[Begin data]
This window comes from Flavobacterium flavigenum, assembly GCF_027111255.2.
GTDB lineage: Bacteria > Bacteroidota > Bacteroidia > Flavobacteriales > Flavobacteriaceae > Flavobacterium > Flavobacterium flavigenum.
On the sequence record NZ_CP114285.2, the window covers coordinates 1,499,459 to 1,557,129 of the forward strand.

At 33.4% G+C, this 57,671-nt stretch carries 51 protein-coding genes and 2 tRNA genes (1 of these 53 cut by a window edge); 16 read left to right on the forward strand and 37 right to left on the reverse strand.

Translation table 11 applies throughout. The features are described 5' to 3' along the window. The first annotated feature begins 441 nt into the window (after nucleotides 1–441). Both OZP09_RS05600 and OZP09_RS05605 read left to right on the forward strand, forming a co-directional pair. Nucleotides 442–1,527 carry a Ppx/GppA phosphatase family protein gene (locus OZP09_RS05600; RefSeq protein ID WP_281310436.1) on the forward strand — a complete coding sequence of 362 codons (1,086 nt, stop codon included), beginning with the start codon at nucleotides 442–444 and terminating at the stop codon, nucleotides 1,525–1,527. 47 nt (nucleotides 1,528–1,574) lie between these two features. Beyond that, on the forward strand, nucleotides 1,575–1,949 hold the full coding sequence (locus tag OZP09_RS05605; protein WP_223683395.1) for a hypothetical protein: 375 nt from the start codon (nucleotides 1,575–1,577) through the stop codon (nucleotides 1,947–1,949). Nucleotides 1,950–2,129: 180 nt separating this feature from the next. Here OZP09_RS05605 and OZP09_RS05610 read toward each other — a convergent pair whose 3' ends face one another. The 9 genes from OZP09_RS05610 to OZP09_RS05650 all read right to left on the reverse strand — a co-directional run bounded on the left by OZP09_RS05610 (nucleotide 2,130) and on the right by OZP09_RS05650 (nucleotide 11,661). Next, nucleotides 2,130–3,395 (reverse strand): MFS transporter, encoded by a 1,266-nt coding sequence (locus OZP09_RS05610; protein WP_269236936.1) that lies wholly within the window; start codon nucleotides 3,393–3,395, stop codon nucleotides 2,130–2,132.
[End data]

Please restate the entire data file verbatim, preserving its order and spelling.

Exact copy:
This window comes from Flavobacterium flavigenum, assembly GCF_027111255.2.
GTDB lineage: Bacteria > Bacteroidota > Bacteroidia > Flavobacteriales > Flavobacteriaceae > Flavobacterium > Flavobacterium flavigenum.
On the sequence record NZ_CP114285.2, the window covers coordinates 1,499,459 to 1,557,129 of the forward strand.

At 33.4% G+C, this 57,671-nt stretch carries 51 protein-coding genes and 2 tRNA genes (1 of these 53 cut by a window edge); 16 read left to right on the forward strand and 37 right to left on the reverse strand.

Translation table 11 applies throughout. The features are described 5' to 3' along the window. The first annotated feature begins 441 nt into the window (after nucleotides 1–441). Both OZP09_RS05600 and OZP09_RS05605 read left to right on the forward strand, forming a co-directional pair. Nucleotides 442–1,527 carry a Ppx/GppA phosphatase family protein gene (locus OZP09_RS05600; RefSeq protein ID WP_281310436.1) on the forward strand — a complete coding sequence of 362 codons (1,086 nt, stop codon included), beginning with the start codon at nucleotides 442–444 and terminating at the stop codon, nucleotides 1,525–1,527. 47 nt (nucleotides 1,528–1,574) lie between these two features. Beyond that, on the forward strand, nucleotides 1,575–1,949 hold the full coding sequence (locus tag OZP09_RS05605; protein WP_223683395.1) for a hypothetical protein: 375 nt from the start codon (nucleotides 1,575–1,577) through the stop codon (nucleotides 1,947–1,949). Nucleotides 1,950–2,129: 180 nt separating this feature from the next. Here OZP09_RS05605 and OZP09_RS05610 read toward each other — a convergent pair whose 3' ends face one another. The 9 genes from OZP09_RS05610 to OZP09_RS05650 all read right to left on the reverse strand — a co-directional run bounded on the left by OZP09_RS05610 (nucleotide 2,130) and on the right by OZP09_RS05650 (nucleotide 11,661). Next, nucleotides 2,130–3,395 (reverse strand): MFS transporter, encoded by a 1,266-nt coding sequence (locus OZP09_RS05610; protein WP_269236936.1) that lies wholly within the window; start codon nucleotides 3,393–3,395, stop codon nucleotides 2,130–2,132.